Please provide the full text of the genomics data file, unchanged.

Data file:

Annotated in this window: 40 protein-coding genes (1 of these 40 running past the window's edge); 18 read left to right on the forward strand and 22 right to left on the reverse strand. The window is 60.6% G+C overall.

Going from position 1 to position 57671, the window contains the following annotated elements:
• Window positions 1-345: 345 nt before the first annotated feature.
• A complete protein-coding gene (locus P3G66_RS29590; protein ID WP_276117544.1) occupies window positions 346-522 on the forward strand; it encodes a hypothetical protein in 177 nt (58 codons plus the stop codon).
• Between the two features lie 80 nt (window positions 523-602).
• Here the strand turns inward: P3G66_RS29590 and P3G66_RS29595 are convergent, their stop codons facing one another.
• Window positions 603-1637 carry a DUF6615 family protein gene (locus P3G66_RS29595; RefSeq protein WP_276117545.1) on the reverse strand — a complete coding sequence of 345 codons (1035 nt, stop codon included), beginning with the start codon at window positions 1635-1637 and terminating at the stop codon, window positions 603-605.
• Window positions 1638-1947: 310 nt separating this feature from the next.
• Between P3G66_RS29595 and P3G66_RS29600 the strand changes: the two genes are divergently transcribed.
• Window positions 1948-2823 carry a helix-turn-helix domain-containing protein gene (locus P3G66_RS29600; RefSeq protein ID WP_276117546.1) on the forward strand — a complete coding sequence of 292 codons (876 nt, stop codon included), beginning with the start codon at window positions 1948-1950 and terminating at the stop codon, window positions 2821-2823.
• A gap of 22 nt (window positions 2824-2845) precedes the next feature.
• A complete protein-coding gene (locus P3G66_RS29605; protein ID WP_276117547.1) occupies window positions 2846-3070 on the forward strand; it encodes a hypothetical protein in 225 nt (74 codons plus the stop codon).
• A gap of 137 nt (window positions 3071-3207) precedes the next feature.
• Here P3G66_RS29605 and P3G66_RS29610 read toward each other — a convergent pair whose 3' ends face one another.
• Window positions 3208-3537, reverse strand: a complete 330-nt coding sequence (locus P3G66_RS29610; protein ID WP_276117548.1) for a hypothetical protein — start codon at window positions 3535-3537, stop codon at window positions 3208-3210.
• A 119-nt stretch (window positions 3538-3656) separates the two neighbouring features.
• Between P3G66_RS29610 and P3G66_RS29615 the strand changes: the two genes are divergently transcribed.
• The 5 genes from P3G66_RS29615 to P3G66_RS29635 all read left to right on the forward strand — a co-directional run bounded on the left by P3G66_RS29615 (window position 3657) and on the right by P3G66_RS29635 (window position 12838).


Annotated in this window: 40 protein-coding genes (1 of these 40 running past the window's edge); 18 read left to right on the forward strand and 22 right to left on the reverse strand. The window is 60.6% G+C overall.

Going from position 1 to position 57671, the window contains the following annotated elements:
• Window positions 1-345: 345 nt before the first annotated feature.
• A complete protein-coding gene (locus P3G66_RS29590; protein ID WP_276117544.1) occupies window positions 346-522 on the forward strand; it encodes a hypothetical protein in 177 nt (58 codons plus the stop codon).
• Between the two features lie 80 nt (window positions 523-602).
• Here the strand turns inward: P3G66_RS29590 and P3G66_RS29595 are convergent, their stop codons facing one another.
• Window positions 603-1637 carry a DUF6615 family protein gene (locus P3G66_RS29595; RefSeq protein WP_276117545.1) on the reverse strand — a complete coding sequence of 345 codons (1035 nt, stop codon included), beginning with the start codon at window positions 1635-1637 and terminating at the stop codon, window positions 603-605.
• Window positions 1638-1947: 310 nt separating this feature from the next.
• Between P3G66_RS29595 and P3G66_RS29600 the strand changes: the two genes are divergently transcribed.
• Window positions 1948-2823 carry a helix-turn-helix domain-containing protein gene (locus P3G66_RS29600; RefSeq protein ID WP_276117546.1) on the forward strand — a complete coding sequence of 292 codons (876 nt, stop codon included), beginning with the start codon at window positions 1948-1950 and terminating at the stop codon, window positions 2821-2823.
• A gap of 22 nt (window positions 2824-2845) precedes the next feature.
• A complete protein-coding gene (locus P3G66_RS29605; protein ID WP_276117547.1) occupies window positions 2846-3070 on the forward strand; it encodes a hypothetical protein in 225 nt (74 codons plus the stop codon).
• A gap of 137 nt (window positions 3071-3207) precedes the next feature.
• Here P3G66_RS29605 and P3G66_RS29610 read toward each other — a convergent pair whose 3' ends face one another.
• Window positions 3208-3537, reverse strand: a complete 330-nt coding sequence (locus P3G66_RS29610; protein ID WP_276117548.1) for a hypothetical protein — start codon at window positions 3535-3537, stop codon at window positions 3208-3210.
• A 119-nt stretch (window positions 3538-3656) separates the two neighbouring features.
• Between P3G66_RS29610 and P3G66_RS29615 the strand changes: the two genes are divergently transcribed.
• The 5 genes from P3G66_RS29615 to P3G66_RS29635 all read left to right on the forward strand — a co-directional run bounded on the left by P3G66_RS29615 (window position 3657) and on the right by P3G66_RS29635 (window position 12838).